Friday, June 15, 2012

Transparent Mike

So Mike Holmgren has decided to become the transparent president of the Cleveland Browns, letting his hair down in a one-hour media session the other day.

One question: What took you so long, Mike?

Apparently, you have terribly misjudged your relatively new constituency. This is Cleveland, Ohio, where professional football is king 365 days a year; 366 this year. The Browns are never out of the consciousness of the fans.

You’ve been in Cleveland for more than two years now and only now you have decided to descend from your ivory tower and mingle with the peasants, er, fans. Kind of makes one wonder . . . why?

Could it be because you have chosen to ignore the wailing of the fans during your sterling 9-23 record since you arrived? The cries have gotten louder and louder and the fans, many of whom, still have faith in you and what you’re doing, wanted to know what you’re thinking.

Why you have chosen to remain behind the scenes until now will forever remain mystery. But it’s good to have you finally aboard. After all, someone has to take the blame for what has eventuated the last two seasons.

It takes a man to admit he was wrong. Glad to see you manned up and admitted you were wrong to say at the beginning of last season that the club’s 5-11 record in 2010 was unacceptable. And then they went out last season and finished 4-12.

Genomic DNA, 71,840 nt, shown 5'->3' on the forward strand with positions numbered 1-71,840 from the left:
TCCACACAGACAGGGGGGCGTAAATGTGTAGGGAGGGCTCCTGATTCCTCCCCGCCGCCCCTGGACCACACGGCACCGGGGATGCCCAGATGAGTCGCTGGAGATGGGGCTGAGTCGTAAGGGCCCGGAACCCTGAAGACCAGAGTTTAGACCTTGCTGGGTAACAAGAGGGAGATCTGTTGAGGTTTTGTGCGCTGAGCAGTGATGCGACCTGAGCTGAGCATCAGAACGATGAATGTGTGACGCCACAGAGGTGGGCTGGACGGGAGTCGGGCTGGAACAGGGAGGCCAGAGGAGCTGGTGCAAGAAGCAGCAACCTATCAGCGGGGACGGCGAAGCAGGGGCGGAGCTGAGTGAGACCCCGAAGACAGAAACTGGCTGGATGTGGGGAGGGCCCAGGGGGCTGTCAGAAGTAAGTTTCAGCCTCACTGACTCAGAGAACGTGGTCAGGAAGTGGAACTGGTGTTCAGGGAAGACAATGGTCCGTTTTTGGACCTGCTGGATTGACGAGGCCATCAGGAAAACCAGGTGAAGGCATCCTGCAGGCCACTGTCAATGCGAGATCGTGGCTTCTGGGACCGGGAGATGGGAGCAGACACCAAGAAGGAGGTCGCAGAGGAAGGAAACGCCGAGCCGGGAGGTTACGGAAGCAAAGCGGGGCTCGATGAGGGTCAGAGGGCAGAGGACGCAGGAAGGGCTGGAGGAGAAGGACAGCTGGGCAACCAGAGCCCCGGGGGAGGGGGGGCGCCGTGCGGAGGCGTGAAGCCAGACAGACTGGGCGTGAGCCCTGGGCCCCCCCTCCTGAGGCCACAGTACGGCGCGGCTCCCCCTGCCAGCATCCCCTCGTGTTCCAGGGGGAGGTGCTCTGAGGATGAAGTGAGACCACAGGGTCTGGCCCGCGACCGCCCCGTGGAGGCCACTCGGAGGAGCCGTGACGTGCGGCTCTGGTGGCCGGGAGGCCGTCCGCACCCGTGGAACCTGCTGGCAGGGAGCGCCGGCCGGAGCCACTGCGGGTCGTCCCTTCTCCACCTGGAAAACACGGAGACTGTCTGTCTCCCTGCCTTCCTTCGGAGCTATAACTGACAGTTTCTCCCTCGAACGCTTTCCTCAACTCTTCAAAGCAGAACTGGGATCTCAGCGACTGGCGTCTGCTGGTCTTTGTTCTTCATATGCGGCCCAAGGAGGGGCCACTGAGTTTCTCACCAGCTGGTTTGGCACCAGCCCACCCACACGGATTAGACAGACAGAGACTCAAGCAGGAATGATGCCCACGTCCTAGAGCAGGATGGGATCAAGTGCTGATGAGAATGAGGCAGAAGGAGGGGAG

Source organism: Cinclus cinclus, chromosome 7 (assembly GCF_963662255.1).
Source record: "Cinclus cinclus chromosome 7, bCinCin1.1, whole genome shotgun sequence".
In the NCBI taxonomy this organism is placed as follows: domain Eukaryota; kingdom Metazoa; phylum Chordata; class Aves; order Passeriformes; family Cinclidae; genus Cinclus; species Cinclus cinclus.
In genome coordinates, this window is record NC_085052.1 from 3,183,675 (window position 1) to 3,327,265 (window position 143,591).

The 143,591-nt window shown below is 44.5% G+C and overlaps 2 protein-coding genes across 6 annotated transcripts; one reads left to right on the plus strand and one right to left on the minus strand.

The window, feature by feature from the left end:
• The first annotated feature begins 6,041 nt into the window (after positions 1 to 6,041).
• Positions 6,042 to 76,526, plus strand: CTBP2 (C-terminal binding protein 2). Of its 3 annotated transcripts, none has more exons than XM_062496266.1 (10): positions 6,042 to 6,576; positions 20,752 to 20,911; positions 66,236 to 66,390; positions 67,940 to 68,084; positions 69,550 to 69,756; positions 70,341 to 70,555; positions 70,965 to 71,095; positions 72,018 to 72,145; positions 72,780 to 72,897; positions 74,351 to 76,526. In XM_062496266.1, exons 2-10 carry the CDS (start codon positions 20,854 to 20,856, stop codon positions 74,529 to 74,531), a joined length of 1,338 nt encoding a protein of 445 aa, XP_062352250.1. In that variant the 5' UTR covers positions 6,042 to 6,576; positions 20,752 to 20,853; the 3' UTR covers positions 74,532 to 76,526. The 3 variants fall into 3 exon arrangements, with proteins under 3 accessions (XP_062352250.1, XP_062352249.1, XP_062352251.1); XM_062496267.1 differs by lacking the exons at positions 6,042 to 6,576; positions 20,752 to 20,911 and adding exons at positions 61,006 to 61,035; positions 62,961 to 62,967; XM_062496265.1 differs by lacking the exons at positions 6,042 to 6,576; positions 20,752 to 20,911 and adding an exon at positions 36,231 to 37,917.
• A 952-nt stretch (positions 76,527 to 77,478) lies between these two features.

“I shouldn’t have said that, honestly,” you told the media. “Of course it’s not acceptable, 4-12 is even worse. It’s not acceptable. I will say the same thing now. I’m not going to give you a win-loss record, but I will say what I’ve told the coaches and what I’ve told the team.

“I expect us to take a good healthy jump this year on the field. Of course, I’m talking about the record, and what that is I won’t make the same mistake I made last year, but that’s what I expect. . . . We’re a more talented football team.”

Not exactly certain what he means, but it sure sounds as though he’s doubling down even though he admitted it was a mistake to talk that way a year ago.

Holmgren, with remarkable candor not seen nor heard previously, admitted the club played poorly last season, citing dropped passes as one of the reasons. “I want to see a big improvement there,” he said. Don’t we all.

Then he went on to nail various aspects of the team. “I would like to see a vast improvement in our running game, our productivity of our running game,” he said.  “I don’t want to see as many sacks from the offensive line. I want to see more interceptions, all the measurables you would use to tell you if your team is doing the right thing. That should equate. If those things are happening it should equate to a better record, which ultimately is what you are judged on.”

That, ultimately, is what the success of any team is judged on. Doing the little things well. Minimizing mistakes. The difference between winning and losing games is often quite small.

Saying it is one thing, however. Doing it is entirely different.

Holmgren’s honesty with the media at the session carried over to his relationship with the guys and gals who act as conduits for the fans. He said he had no regrets for not making himself more available until now.